A MONETARY HISTORY OF THE OTTOMAN EMPIRE
  • Book Title:
 A Monetary History Of The Ottoman Empire
  • Book Author:
Sevket Pamuk
  • Total Pages
302
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A Monetary History of the Ottoman Empire

A MONETARY HISTORY OF THE OTTOMAN EMPIRE – Book Sample

About the Book – A MONETARY HISTORY OF THE OTTOMAN EMPIRE

A Monetary History of the Ottoman Empire -The Ottoman Empire stood at the crossroads of intercontinental trade at the dawn of the era of capitalism. For the Ottomans coinage was a maJor symbol of sovereignty and the leading means of exchange.

 This volume examines the monetary history of that empire from its beginnings in the fourteenth century until the end of the First World War. Through a detailed examination of the currencies and related institutions of an empire which stretched from the Balkans through Anatolia, Syria, Egypt, and the Gulf to the Maghrib, the book demonstrates the complexity of the monetary arrangements and their evolution in response to both local developments and global economic forces.

Currency debasements, inflation and the ensuing popular opposition are studied in a political economy framework. The volume also affords valuable insights into social and political history and the evolution of Ottoman institutions. This is an important book by one of the most distinguished economic historians in the field. S, EVKET  PAMUK  is Professor of Economics and Economic History at Bogvazic,i University. His publications include A History of the Middle East Economies in the Twentieth Century (with Roger Owen, 1998), and The Ottoman Empire and European Capitalism, 1820-1913 (1987).

Introduction – Trade, money, and states in the Mediterranean basin

Money is usually defined by economists in terms of its functions, most prominently as a means of exchange, but also as a means of payment, a unit of account and a store of value. These roles also articulate a logical explanation of how and why the use of money originated. In the economists’ view, true money or full-fledged money needs to fulfill all of these functions. In fact, we know from its actual historical development that many forms of money performed only some of these functions.

Historically, the function of money as a means of payment appears to be older than its role as a means of exchange. Ancient rulers collected tribute and other forms of payment long before a market and the use of money as a means of exchange emerged. Even in a city like Carthage, and exclusively in the Persian empire, for instance, the coinage of money appeared solely for the purpose of providing a means of making military payments and not as a medium of exchange.1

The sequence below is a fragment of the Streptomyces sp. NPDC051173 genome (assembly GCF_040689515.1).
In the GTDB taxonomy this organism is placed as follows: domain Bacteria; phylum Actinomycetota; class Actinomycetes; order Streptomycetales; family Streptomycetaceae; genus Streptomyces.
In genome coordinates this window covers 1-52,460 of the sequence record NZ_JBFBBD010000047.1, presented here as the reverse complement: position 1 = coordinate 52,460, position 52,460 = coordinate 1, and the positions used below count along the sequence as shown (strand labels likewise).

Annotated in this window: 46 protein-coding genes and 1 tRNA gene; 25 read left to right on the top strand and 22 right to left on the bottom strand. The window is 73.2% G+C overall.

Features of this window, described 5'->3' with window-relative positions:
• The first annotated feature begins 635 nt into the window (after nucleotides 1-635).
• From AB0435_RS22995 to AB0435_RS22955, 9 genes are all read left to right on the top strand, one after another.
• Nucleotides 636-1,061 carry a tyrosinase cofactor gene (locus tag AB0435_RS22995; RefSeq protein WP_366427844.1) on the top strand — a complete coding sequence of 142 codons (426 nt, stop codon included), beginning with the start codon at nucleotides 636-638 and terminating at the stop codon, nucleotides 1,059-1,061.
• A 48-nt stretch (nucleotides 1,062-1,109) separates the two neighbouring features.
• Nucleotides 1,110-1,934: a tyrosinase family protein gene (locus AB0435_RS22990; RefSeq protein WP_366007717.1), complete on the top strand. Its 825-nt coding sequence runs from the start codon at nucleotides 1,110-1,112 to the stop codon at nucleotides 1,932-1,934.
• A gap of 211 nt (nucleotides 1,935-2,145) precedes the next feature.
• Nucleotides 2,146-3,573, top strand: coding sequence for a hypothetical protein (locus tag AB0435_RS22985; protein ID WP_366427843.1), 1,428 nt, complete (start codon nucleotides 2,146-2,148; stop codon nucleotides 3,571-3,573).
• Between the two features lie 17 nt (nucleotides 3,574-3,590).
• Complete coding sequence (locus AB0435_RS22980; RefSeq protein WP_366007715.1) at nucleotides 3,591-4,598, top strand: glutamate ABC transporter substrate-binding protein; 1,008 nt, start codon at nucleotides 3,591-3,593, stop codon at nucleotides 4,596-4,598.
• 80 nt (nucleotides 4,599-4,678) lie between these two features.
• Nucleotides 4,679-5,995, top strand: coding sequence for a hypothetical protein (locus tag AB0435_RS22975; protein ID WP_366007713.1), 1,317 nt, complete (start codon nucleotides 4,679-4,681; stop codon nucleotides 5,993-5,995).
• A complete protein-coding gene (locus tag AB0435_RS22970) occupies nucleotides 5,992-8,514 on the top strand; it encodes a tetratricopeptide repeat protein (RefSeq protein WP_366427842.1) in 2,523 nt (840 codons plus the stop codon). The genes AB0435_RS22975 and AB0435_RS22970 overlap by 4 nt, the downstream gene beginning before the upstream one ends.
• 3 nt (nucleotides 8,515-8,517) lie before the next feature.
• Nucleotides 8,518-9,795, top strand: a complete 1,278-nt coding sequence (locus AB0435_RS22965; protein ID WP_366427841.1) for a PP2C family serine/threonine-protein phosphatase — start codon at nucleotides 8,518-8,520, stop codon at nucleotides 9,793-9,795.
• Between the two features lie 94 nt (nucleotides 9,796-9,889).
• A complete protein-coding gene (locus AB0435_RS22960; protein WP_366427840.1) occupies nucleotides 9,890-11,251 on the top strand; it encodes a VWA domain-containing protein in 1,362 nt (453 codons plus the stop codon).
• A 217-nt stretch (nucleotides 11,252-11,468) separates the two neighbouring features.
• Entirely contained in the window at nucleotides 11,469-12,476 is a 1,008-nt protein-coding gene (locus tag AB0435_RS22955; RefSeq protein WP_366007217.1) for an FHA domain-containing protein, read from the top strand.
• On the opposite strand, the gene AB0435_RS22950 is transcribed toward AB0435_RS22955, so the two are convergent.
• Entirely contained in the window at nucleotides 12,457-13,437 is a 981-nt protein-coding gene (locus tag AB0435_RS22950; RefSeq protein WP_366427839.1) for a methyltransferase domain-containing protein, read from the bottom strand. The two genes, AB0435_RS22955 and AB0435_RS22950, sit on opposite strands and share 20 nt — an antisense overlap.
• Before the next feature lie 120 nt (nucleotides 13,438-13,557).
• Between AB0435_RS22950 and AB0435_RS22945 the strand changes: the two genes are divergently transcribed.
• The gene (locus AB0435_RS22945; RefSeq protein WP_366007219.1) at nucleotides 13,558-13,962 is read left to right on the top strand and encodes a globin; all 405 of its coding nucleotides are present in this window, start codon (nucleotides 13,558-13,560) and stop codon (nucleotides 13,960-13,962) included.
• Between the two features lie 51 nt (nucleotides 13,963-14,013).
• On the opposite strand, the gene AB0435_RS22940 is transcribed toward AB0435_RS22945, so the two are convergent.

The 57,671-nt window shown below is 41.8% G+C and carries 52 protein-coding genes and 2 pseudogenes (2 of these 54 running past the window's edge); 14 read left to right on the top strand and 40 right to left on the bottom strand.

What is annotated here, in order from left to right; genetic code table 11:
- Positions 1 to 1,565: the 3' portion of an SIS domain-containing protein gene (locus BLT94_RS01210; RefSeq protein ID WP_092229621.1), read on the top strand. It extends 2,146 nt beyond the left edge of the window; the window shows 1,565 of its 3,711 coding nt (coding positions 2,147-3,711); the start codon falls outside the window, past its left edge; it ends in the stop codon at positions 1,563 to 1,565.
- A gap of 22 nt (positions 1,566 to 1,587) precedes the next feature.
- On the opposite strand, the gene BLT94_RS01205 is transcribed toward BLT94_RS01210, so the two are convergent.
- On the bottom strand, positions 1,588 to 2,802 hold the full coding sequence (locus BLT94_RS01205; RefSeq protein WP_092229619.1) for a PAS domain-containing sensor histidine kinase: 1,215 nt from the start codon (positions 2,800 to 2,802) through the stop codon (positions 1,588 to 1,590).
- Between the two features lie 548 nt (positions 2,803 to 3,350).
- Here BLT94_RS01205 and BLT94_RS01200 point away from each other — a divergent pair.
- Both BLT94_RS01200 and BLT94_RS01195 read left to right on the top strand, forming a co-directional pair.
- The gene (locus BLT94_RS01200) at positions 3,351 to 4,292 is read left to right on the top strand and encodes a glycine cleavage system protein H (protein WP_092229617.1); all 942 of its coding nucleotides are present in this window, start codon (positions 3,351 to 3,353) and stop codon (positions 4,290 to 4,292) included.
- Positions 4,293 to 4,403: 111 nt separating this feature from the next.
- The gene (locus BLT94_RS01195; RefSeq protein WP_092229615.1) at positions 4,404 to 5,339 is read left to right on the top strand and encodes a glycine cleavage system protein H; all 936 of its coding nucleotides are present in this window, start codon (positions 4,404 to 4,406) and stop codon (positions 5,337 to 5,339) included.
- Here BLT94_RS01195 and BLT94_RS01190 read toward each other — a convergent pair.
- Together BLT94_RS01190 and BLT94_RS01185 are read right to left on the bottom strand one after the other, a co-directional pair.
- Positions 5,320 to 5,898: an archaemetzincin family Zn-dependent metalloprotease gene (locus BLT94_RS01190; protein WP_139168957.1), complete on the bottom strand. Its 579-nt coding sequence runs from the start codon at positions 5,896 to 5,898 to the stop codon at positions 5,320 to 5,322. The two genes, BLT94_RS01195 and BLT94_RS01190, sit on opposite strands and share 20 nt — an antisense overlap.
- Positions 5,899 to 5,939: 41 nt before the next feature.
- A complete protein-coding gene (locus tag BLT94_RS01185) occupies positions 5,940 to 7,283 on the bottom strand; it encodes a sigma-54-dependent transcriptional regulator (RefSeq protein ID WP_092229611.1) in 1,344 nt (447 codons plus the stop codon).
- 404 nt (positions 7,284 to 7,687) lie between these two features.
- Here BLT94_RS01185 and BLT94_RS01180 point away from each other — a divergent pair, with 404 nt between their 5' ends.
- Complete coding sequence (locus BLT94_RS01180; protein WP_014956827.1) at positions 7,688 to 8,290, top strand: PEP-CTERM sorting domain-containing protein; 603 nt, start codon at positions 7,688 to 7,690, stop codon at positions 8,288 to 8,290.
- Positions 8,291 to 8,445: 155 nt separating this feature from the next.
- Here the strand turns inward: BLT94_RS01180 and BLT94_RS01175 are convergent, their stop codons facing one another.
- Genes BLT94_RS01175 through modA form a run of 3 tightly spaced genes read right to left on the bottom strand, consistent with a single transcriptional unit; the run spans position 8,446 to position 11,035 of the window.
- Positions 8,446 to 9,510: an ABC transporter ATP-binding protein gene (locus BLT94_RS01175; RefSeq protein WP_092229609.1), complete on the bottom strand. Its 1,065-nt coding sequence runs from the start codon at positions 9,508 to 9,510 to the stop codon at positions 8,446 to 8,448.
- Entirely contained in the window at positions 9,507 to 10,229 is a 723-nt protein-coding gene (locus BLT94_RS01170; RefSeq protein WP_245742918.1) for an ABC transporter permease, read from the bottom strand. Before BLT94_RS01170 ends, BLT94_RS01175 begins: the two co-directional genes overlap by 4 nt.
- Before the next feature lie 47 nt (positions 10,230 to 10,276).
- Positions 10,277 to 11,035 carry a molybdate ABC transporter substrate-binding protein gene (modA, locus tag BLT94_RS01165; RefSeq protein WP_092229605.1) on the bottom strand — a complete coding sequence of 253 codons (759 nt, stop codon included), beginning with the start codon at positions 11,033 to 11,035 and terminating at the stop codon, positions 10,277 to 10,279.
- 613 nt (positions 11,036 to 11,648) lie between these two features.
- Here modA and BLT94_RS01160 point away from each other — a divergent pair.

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 It is thus possible to have money without market exchange and market exchange without money as in the case of barter.2 Barter was a costly and unwieldy system of exchange, however. With the establishment of a stable measure of value, exchange was greatly facilitated.

Although many goods served in this capacity, metals eventually began to be employed both as a unit of account and a means of exchange. The general acceptability of metallic money in effect reduced transaction costs and stimulated the expansion of trade. As a result, monetization, the expansion of the use of money, has been associated with commercialization, the emergence and spread of markets. Both the notion of money itself and the historical development of different forms of money depended critically on the institution of the market.3

Even more important than exchange and markets in the spread of the use of money was the expansion of long-distance trade. Many societies which possessed large resources in precious metals did not begin exploiting them until the development of trade called for plentiful supplies of money. An important forerunner of coined money was the precious metal bars privately stamped by merchants which appeared in Indian commerce and later in Babylonia and China.

The shekel of the Ancient Near East was nothing but a piece of silver bearing the stamp of a certain mercantile family, which was recognized for conscientousness in weighing. The Chinese tael was similarly a piece of bar silver stamped by the mercantile guilds. It is thus clear that exchange and trade preceded and created money rather than the other way around.4

States did not take over the creation of money and assume a monopoly of that process until later. In the form of coinage, money first appeared in seventh century BC Lydia, located not coincidentally, on the Anatolian coast, well within the trade networks of Antiquity.

An important motive for the political authorities in issuing coin was to provide themselves a convenient means of extracting and mobilizing revenue. By issuing coin and demanding its use in tax payments, the states established both a definition of legal tender for state payments and a uniform standard for private exchange. Nonetheless, we should underline that money as a means of state payments is logically distinct from its function as a means of exchange.5

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After the earliest coinage of the Greek city states circulated around the Aegean and the Mediterranean as a medium of exchange, the conquests of Alexander the Great were instrumental in their introduction to Egypt, the Persian Empire and northern India.6

The Roman Empire represented an important stage in the development of money and monetary systems. The political and economic unification of the Mediterranean basin and the lands beyond facilitated the emergence of a monetary system based on gold, silver and copper coinage in this large area. With state regulation of the standards of each, a reasonably well-defined relationship developed between the

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